Self Care in Later Life: Research, Program, and Policy Issues

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Gordon H. DeFriese, Marcia G. Ory, PhD, MPH
Springer Publishing Company, Mar 1, 1998 - Social Science - 267 pages
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"This volume is uncontestably the most comprehensive and authoritative work on the subject of self-care available to date. It should set the stage for a new policy perspective on building a health care system that incorporates self-care at its core."--Lowell S. Levin, Yale School of Public Health

Practitioners and researchers who work with older adults are challenged to find ways to strengthen an elderly person's capacity to cope wiht age-related changes that threaten independence.

This volume assesses the efficacy of self-care in maintaining autonomy. It applies a broad definition of self-care that includes a range of behaviors undertaken by individuals, families, and communities to enhance health, prevent disease, limit illness, and restore health.


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1 The Patterns of SelfCare Among Older Adults in Western Industrialized Societies
2 Dynamics and Processes of SelfCare in Old Age
3 The Research Basis for the Design and Implementation of SelfCare Programs
4 Evaluating Psychosocial Interventions for Promoting SelfCare Behaviors Among Older Adults
Exploring the Theoretical Underpinnings of SelfCare
6 The Role of Social Science Research in Understanding Technology Use Among Older Adults
The Experience of Older Black Americans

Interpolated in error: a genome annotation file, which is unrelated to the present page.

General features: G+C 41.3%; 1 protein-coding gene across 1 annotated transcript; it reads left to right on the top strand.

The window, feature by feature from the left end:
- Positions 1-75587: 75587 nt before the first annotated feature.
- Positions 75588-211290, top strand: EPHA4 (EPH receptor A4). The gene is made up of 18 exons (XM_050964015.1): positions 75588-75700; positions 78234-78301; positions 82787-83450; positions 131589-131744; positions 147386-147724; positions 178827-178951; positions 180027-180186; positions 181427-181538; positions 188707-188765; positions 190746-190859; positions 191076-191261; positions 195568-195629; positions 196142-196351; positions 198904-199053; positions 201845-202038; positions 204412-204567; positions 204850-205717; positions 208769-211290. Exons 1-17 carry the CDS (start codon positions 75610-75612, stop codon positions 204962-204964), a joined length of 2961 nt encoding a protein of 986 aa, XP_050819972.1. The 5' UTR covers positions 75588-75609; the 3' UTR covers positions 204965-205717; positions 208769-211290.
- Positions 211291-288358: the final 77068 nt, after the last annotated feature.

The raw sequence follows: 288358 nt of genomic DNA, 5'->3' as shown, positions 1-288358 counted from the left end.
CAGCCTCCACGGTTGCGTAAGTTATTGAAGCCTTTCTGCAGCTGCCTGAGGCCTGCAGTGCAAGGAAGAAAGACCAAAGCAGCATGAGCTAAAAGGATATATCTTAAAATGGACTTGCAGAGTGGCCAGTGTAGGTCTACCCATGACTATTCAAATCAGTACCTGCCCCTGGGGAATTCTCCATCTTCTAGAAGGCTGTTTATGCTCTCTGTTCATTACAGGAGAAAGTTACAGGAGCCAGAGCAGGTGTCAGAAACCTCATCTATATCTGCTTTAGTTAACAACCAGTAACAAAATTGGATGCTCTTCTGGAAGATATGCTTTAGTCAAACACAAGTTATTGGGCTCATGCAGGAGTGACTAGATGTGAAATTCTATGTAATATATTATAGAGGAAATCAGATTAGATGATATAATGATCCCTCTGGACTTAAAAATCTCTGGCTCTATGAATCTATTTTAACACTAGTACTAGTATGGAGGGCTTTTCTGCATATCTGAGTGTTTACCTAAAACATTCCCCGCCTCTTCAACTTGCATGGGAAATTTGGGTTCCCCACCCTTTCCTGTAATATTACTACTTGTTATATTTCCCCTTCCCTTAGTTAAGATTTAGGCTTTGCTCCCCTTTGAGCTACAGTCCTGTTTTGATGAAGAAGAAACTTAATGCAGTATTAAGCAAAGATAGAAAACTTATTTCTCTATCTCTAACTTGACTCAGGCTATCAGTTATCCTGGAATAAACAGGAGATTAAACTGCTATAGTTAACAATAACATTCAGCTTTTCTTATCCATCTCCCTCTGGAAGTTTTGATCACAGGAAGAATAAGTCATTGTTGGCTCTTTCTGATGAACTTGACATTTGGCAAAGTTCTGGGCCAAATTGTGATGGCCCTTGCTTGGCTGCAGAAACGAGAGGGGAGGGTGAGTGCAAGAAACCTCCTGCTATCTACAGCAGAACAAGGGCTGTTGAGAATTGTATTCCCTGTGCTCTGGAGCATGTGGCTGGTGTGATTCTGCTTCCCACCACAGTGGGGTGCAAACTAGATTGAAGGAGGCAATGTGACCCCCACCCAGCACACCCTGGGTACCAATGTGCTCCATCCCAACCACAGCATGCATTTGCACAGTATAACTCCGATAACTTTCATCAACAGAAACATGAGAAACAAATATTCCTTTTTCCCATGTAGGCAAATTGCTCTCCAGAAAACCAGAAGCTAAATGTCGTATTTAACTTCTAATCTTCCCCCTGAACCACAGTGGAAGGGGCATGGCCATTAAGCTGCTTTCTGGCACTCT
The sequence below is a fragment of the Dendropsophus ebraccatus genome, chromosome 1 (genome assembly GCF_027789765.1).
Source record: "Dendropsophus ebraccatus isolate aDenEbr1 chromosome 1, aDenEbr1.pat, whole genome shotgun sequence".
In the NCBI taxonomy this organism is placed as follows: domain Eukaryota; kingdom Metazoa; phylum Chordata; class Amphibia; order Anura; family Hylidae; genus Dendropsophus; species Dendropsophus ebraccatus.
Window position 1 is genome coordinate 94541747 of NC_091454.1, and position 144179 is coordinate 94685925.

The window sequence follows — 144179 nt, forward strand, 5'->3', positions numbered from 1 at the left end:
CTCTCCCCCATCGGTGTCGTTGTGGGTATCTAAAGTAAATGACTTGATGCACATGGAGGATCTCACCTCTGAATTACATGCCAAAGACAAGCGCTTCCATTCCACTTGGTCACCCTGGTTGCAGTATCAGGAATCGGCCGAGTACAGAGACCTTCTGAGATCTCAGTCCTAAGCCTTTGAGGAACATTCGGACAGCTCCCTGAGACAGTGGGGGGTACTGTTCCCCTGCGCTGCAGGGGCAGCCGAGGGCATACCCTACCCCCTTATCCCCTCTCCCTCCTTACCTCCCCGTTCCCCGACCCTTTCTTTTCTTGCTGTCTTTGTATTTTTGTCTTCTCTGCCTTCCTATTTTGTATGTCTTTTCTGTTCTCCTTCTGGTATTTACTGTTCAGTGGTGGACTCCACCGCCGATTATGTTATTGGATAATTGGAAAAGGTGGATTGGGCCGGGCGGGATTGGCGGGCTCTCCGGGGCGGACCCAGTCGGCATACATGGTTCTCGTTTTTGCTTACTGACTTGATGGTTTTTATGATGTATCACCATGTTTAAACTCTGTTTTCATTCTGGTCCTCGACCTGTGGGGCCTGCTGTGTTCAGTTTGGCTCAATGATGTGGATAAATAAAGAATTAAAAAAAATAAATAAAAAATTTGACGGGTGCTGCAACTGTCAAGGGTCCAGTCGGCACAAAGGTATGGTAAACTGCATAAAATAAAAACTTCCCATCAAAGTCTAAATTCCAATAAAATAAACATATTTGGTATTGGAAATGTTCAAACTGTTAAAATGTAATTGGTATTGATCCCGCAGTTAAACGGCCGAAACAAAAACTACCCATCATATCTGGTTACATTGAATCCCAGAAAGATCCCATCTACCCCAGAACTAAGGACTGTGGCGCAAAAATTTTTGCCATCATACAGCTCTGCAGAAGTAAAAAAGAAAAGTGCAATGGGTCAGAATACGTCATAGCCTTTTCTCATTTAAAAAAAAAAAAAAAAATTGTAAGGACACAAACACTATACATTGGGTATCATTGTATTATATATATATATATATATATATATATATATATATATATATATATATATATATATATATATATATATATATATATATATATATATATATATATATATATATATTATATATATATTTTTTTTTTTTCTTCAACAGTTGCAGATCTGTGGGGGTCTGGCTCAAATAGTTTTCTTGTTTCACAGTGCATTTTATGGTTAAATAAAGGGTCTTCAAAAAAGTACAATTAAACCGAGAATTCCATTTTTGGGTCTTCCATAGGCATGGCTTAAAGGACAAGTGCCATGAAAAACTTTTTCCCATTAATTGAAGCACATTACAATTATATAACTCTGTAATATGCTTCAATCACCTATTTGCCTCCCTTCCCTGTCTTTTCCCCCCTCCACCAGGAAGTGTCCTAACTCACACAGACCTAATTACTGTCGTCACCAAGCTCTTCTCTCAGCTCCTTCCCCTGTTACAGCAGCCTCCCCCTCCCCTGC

8 International Perspectives on SelfCare Research
Toward a Research Agenda for Addressing the Potential of SelfCare in Later Life
SelfCare in Later LifeAn Annotated Bibliography of Research Findings and Policy Issues

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About the author (1998)

Gordon H. DeFriese, PhD, is professor in the Schools of Medicine, Public Health, and Dentistry at the University of North Carolina at Chapel Hill. He is former director of the Cecil G. Sheps Center for Health Services Research and was the founding director of the UNC Institute on Aging. He is the president and CEO of the North Carolina Institute of Medicine, a public policy advisory body created by the North Carolina General Assembly to advise the governor, state government agencies, and the General Assembly on matters related to health.

Marcia G. Ory, PhD, MPH, is professor, Department of Social and Behavioral Health, School of Rural Public Health (SRPH) at The Texas A&M Health Science Center in College Station, Texas. As Director of the Program on Healthy Aging, she is committed to research and practice that enhances the health and well-being of older adults. In her role as director of The Robert Wood Johnson Foundation sponsored Active for Life National Program Office, she is examining how evidence-based programs can be translated to community settings, expanding program research and sustainability. As part of this effort she has established a Learning Network to serve as the communications hub for the Building Healthy Communities for Active Aging Initiative.

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